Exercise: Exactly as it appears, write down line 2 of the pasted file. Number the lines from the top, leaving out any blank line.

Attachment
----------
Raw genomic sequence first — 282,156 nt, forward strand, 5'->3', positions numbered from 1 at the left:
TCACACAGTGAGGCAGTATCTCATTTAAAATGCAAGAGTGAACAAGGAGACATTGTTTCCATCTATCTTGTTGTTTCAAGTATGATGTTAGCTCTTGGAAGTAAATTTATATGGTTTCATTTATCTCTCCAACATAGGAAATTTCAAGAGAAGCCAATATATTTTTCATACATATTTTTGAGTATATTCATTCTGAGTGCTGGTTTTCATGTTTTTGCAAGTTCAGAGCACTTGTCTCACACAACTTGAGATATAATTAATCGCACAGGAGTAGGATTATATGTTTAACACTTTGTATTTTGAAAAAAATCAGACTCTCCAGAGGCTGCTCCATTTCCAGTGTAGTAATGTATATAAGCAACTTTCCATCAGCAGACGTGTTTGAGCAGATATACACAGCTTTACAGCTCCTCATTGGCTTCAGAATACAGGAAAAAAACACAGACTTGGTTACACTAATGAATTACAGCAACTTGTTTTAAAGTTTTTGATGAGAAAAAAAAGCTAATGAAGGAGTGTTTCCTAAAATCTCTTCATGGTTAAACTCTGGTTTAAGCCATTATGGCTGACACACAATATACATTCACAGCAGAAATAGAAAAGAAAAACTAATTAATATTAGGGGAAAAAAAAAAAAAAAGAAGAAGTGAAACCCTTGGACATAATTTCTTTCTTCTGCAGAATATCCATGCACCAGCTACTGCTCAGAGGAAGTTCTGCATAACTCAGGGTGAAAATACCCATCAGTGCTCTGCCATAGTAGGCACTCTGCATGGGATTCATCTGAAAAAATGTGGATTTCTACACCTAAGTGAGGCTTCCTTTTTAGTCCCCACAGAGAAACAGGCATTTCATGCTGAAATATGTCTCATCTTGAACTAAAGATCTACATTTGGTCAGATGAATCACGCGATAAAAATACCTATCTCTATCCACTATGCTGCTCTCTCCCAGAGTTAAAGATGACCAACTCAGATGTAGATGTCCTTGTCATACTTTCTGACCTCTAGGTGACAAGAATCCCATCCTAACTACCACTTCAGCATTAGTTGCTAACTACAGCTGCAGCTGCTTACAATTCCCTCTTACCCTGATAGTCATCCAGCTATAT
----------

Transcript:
TCACACAGTGAGGCAGTATCTCATTTAAAATGCAAGAGTGAACAAGGAGACATTGTTTCCATCTATCTTGTTGTTTCAAGTATGATGTTAGCTCTTGGAAGTAAATTTATATGGTTTCATTTATCTCTCCAACATAGGAAATTTCAAGAGAAGCCAATATATTTTTCATACATATTTTTGAGTATATTCATTCTGAGTGCTGGTTTTCATGTTTTTGCAAGTTCAGAGCACTTGTCTCACACAACTTGAGATATAATTAATCGCACAGGAGTAGGATTATATGTTTAACACTTTGTATTTTGAAAAAAATCAGACTCTCCAGAGGCTGCTCCATTTCCAGTGTAGTAATGTATATAAGCAACTTTCCATCAGCAGACGTGTTTGAGCAGATATACACAGCTTTACAGCTCCTCATTGGCTTCAGAATACAGGAAAAAAACACAGACTTGGTTACACTAATGAATTACAGCAACTTGTTTTAAAGTTTTTGATGAGAAAAAAAAGCTAATGAAGGAGTGTTTCCTAAAATCTCTTCATGGTTAAACTCTGGTTTAAGCCATTATGGCTGACACACAATATACATTCACAGCAGAAATAGAAAAGAAAAACTAATTAATATTAGGGGAAAAAAAAAAAAAAAGAAGAAGTGAAACCCTTGGACATAATTTCTTTCTTCTGCAGAATATCCATGCACCAGCTACTGCTCAGAGGAAGTTCTGCATAACTCAGGGTGAAAATACCCATCAGTGCTCTGCCATAGTAGGCACTCTGCATGGGATTCATCTGAAAAAATGTGGATTTCTACACCTAAGTGAGGCTTCCTTTTTAGTCCCCACAGAGAAACAGGCATTTCATGCTGAAATATGTCTCATCTTGAACTAAAGATCTACATTTGGTCAGATGAATCACGCGATAAAAATACCTATCTCTATCCACTATGCTGCTCTCTCCCAGAGTTAAAGATGACCAACTCAGATGTAGATGTCCTTGTCATACTTTCTGACCTCTAGGTGACAAGAATCCCATCCTAACTACCACTTCAGCATTAGTTGCTAACTACAGCTGCAGCTGCTTACAATTCCCTCTTACCCTGATAGTCATCCAGCTATAT